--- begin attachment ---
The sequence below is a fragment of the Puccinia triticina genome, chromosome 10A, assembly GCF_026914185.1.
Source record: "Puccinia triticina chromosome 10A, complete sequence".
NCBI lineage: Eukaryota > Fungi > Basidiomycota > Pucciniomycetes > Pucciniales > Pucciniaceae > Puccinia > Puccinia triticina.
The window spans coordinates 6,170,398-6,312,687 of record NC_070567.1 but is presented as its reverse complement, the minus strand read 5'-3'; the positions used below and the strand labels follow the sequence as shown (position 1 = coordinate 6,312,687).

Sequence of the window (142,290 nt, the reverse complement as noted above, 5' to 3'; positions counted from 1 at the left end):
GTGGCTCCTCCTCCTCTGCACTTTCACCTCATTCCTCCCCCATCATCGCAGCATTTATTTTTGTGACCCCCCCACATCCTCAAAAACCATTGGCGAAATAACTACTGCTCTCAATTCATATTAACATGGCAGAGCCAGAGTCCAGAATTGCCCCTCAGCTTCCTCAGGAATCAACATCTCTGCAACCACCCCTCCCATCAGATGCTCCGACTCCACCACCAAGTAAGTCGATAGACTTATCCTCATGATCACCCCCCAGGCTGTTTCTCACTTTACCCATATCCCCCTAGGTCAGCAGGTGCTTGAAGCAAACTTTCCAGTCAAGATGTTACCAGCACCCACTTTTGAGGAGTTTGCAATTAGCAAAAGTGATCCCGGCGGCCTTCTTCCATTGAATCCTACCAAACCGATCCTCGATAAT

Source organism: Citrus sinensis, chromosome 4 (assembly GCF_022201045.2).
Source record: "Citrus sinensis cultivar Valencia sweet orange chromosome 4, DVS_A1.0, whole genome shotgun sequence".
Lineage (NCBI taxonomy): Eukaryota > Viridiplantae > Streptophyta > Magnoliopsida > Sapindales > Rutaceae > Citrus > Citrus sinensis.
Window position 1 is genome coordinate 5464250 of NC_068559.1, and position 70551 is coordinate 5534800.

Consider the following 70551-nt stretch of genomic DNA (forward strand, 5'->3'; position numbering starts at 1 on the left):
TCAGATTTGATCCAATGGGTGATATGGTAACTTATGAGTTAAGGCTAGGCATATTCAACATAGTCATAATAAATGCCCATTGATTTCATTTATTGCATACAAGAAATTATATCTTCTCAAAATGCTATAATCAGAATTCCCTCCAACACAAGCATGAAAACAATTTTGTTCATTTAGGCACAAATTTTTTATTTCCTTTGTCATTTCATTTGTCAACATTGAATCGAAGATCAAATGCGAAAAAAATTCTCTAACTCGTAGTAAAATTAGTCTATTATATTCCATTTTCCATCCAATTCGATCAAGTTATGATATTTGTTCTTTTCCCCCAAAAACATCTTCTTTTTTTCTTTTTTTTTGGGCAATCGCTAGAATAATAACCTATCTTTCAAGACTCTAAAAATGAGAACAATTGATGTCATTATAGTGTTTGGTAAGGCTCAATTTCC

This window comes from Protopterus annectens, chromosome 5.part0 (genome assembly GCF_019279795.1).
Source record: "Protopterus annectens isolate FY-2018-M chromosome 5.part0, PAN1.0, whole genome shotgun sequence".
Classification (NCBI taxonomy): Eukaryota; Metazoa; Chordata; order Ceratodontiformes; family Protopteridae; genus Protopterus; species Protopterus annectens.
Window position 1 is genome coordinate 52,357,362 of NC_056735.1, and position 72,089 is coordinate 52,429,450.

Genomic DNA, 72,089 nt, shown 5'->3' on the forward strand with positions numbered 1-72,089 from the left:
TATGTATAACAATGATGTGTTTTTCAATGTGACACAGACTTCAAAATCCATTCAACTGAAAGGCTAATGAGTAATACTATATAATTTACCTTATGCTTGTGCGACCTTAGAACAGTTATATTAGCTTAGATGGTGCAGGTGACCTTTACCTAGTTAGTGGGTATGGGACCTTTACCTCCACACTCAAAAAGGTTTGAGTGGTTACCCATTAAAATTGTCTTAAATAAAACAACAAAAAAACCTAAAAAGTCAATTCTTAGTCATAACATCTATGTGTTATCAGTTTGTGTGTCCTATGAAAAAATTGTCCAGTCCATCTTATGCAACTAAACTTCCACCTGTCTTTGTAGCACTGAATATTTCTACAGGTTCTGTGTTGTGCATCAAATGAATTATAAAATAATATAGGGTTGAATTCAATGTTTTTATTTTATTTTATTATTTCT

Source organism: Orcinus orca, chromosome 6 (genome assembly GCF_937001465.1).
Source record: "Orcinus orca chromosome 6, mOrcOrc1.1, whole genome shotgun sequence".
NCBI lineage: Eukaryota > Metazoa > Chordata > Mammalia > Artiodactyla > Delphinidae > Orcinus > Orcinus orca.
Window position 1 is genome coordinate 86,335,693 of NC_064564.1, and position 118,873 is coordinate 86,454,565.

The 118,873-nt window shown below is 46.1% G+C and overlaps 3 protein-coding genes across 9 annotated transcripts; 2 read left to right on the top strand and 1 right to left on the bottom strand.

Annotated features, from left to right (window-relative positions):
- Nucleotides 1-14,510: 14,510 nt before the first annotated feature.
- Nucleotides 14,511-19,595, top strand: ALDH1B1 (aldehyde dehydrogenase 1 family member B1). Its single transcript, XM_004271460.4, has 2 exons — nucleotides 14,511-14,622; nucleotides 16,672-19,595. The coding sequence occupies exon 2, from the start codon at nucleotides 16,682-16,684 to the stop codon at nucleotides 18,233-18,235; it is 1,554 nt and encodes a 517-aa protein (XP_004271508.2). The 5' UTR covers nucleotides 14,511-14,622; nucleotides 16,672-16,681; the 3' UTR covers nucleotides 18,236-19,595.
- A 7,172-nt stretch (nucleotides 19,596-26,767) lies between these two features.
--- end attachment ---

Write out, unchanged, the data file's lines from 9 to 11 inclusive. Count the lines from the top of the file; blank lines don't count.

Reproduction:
Lineage (NCBI taxonomy): Eukaryota > Viridiplantae > Streptophyta > Magnoliopsida > Sapindales > Rutaceae > Citrus > Citrus sinensis.
Window position 1 is genome coordinate 5464250 of NC_068559.1, and position 70551 is coordinate 5534800.

Consider the following 70551-nt stretch of genomic DNA (forward strand, 5'->3'; position numbering starts at 1 on the left):